Scrum meets Monte Carlo – How to make Scrum more predictable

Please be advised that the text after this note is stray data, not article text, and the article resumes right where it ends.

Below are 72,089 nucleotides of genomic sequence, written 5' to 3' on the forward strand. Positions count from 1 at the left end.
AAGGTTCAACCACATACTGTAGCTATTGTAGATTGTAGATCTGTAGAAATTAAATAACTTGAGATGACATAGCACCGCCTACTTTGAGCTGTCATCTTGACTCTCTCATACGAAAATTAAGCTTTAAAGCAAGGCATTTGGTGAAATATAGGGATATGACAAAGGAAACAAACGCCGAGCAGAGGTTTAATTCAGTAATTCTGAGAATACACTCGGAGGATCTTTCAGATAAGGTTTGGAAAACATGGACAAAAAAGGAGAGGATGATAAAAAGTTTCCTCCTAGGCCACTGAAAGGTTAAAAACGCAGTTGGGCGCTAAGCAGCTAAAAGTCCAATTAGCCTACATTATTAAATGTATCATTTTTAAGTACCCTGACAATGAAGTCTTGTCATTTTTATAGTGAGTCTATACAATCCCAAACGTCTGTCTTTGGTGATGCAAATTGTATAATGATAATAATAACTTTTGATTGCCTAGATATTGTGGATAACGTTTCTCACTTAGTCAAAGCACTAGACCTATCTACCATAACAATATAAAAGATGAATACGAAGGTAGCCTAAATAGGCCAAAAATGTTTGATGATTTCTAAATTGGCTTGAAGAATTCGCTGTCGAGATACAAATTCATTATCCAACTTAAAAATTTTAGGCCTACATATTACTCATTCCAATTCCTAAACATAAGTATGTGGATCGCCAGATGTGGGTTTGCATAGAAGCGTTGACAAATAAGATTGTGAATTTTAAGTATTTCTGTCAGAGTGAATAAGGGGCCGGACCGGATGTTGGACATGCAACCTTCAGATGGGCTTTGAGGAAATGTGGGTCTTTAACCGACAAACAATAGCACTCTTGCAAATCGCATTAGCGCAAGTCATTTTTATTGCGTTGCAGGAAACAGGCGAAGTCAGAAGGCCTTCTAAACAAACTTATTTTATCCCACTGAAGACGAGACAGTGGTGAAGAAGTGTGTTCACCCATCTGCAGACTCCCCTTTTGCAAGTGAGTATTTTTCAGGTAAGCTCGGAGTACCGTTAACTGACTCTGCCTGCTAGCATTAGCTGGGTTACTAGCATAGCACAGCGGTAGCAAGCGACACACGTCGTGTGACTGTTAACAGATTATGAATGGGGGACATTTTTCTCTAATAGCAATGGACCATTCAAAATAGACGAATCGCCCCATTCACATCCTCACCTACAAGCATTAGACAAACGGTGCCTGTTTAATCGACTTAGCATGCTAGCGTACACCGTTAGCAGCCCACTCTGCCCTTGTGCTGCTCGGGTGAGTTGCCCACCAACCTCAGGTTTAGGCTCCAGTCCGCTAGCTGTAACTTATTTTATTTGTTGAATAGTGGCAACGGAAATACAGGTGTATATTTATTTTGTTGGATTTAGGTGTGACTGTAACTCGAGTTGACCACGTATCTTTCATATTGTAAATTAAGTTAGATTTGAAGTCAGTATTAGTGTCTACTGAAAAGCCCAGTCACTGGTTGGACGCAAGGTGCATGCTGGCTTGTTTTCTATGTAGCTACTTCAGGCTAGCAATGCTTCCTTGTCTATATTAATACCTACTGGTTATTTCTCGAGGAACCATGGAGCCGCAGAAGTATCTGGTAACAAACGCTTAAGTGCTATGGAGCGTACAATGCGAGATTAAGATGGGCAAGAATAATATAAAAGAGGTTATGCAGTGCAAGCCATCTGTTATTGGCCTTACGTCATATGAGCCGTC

Customers and stakeholders like ‘predictable’ Scrum teams, which reliably forecast their progress – particularly in contexts with strict deadlines or where cross-team dependencies must be managed. However, this is where many traditional estimation methods prove to be insufficient as they often include variation due to estimation flaws and unanticipated difficulties during the Sprint, making estimates less reliable. In our presentation we will present Monte Carlo Simulations as a statistical model to create reliable forecasts. We will show how they increase transparency within the Scrum Team and are a powerful communication vehicle towards stakeholders. Thus, they enhance empirical process control in Scrum and help us inspect and adapt. Monte Carlo is an established mathematical model, which is used in many fields such as science, engineering, supply chain management, meteorology, physics, finance, and traditional project management. Simply put, it uses historical data to calculate the likelihood of future events. In our talk we will see how this works in Scrum. We will show how to use historic Sprint data in order to create probability distributions for a forecast. This way, Monte Carlo Simulations make visible more than one possible outcome, allowing us to select different levels of confidence according to the specific needs of our project. Our goal is to show that Monte Carlo Simulations are not rocket science but a tool that anyone can use easily. We will look at straightforward real-life examples that show the superiority of the Monte Carlo-based predictions over human intuition and traditional estimating approaches. Also, we will discuss how they help you to have the right conversations in retrospectives, reviews, and other events and how they are crucial when it comes to understanding your process.